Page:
Femmebroidery: Bad ass female leadership meets art, social justice, pop culture and pets

Maria Arseniuk has two graduate degrees, one in Women’s Studies and another in Public Affairs and Political Science, and she is an entrepreneur, artist, advocate for equality and social justice, feminist and creator. She started Femmebroidery, an online, Calgary based company with an international audience. It’s aim? To push the limits and get people thinking about women’s rights, social justice, wisdom and popular culture.

In Instagram’s true nature, I came across an amazing piece of Arseniuk’s and connected with her on Etsy.

Here’s her story:

1. When did you realize you wanted to start your own business?

Hmm, wow – you know, I don’t think I started thinking of it as running my own business until very recently, maybe a couple of months ago when I did my first Market Collective here in Calgary over the holidays in December. It was then that I kind of thought to myself, you know I could see myself doing this full time. Before that I saw Femmebroidery as a way to earn some extra income while waitressing and looking for work more in my field, but it was at Market Collective, surrounded by so much creative talent, that I really began to consider what I was doing a business.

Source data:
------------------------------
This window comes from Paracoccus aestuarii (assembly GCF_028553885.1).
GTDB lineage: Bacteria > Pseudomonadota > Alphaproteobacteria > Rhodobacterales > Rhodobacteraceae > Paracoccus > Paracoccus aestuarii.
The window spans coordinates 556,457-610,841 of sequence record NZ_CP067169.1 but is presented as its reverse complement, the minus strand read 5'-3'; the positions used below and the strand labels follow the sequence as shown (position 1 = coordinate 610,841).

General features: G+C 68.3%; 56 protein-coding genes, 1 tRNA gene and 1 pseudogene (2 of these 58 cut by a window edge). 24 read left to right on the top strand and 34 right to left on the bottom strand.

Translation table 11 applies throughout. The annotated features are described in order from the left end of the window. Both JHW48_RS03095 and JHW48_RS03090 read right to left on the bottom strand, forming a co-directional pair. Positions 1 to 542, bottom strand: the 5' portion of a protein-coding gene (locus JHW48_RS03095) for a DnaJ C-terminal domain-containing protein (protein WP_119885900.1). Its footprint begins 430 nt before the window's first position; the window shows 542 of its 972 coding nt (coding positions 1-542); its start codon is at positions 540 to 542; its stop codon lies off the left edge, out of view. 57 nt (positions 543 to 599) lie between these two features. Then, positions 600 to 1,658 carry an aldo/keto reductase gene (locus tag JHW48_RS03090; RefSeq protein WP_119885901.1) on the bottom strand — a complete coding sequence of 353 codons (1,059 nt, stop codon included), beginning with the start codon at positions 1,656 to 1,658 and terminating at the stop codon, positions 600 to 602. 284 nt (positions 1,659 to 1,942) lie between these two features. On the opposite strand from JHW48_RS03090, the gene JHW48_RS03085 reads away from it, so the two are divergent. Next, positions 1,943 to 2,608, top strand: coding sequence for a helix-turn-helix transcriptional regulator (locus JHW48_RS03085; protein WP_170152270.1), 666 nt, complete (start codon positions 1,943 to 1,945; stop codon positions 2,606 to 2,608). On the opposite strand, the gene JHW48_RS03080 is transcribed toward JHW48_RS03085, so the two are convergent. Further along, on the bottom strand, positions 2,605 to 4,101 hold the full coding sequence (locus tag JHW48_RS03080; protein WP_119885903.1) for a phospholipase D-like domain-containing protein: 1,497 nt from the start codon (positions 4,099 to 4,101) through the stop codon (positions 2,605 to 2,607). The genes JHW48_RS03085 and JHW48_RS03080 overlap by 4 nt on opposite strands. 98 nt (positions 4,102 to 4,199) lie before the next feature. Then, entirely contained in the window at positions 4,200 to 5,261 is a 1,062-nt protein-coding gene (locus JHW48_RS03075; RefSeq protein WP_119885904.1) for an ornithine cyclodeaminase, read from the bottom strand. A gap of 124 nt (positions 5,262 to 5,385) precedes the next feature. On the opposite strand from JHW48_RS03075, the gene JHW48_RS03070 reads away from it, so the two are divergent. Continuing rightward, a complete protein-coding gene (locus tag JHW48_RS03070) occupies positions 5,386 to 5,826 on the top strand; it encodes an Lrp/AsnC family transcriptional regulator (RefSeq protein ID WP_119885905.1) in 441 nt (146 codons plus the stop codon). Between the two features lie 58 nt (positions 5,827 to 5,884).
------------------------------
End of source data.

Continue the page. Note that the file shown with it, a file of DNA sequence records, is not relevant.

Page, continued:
2. You went to school for Women’s Studies – where did you study and why was a post-secondary degree in Women’s Studies so important for you to achieve?

I did my second graduate degree in Women’s Studies at the University of Ottawa. It was really important to me for two reasons:

First, I was and still am incredibly passionate about social justice. I wanted to learn more about the kinds of things I was reading about in the media and researching for myself online. I wanted to have the language to describe the things I was living and the experiences my friends were living when we didn’t have the tools to call out discrimination and systemic injustice for what it was.